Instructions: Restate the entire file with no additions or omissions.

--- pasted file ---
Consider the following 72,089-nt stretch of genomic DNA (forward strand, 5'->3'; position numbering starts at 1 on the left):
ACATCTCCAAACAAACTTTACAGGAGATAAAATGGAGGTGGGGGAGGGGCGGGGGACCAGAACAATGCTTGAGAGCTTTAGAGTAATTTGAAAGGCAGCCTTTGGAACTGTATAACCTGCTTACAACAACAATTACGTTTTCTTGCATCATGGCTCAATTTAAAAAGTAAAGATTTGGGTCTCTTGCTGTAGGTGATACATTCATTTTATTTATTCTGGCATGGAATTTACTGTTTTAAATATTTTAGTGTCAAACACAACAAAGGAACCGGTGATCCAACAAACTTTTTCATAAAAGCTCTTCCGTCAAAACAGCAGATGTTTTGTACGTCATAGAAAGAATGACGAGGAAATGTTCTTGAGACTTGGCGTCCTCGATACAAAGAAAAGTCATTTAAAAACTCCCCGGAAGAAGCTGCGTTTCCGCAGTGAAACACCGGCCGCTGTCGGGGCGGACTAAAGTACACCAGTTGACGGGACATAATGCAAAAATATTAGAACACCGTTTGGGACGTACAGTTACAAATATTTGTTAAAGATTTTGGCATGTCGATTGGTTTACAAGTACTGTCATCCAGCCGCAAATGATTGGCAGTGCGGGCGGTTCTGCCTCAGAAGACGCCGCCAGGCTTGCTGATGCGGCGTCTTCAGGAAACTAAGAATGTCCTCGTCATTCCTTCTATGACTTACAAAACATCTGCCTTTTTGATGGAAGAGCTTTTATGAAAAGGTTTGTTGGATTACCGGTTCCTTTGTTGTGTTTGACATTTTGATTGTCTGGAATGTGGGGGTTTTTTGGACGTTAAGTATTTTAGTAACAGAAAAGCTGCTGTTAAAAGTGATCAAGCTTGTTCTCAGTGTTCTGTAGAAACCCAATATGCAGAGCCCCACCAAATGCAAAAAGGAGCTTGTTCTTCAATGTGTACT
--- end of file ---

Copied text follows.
Consider the following 72,089-nt stretch of genomic DNA (forward strand, 5'->3'; position numbering starts at 1 on the left):
ACATCTCCAAACAAACTTTACAGGAGATAAAATGGAGGTGGGGGAGGGGCGGGGGACCAGAACAATGCTTGAGAGCTTTAGAGTAATTTGAAAGGCAGCCTTTGGAACTGTATAACCTGCTTACAACAACAATTACGTTTTCTTGCATCATGGCTCAATTTAAAAAGTAAAGATTTGGGTCTCTTGCTGTAGGTGATACATTCATTTTATTTATTCTGGCATGGAATTTACTGTTTTAAATATTTTAGTGTCAAACACAACAAAGGAACCGGTGATCCAACAAACTTTTTCATAAAAGCTCTTCCGTCAAAACAGCAGATGTTTTGTACGTCATAGAAAGAATGACGAGGAAATGTTCTTGAGACTTGGCGTCCTCGATACAAAGAAAAGTCATTTAAAAACTCCCCGGAAGAAGCTGCGTTTCCGCAGTGAAACACCGGCCGCTGTCGGGGCGGACTAAAGTACACCAGTTGACGGGACATAATGCAAAAATATTAGAACACCGTTTGGGACGTACAGTTACAAATATTTGTTAAAGATTTTGGCATGTCGATTGGTTTACAAGTACTGTCATCCAGCCGCAAATGATTGGCAGTGCGGGCGGTTCTGCCTCAGAAGACGCCGCCAGGCTTGCTGATGCGGCGTCTTCAGGAAACTAAGAATGTCCTCGTCATTCCTTCTATGACTTACAAAACATCTGCCTTTTTGATGGAAGAGCTTTTATGAAAAGGTTTGTTGGATTACCGGTTCCTTTGTTGTGTTTGACATTTTGATTGTCTGGAATGTGGGGGTTTTTTGGACGTTAAGTATTTTAGTAACAGAAAAGCTGCTGTTAAAAGTGATCAAGCTTGTTCTCAGTGTTCTGTAGAAACCCAATATGCAGAGCCCCACCAAATGCAAAAAGGAGCTTGTTCTTCAATGTGTACT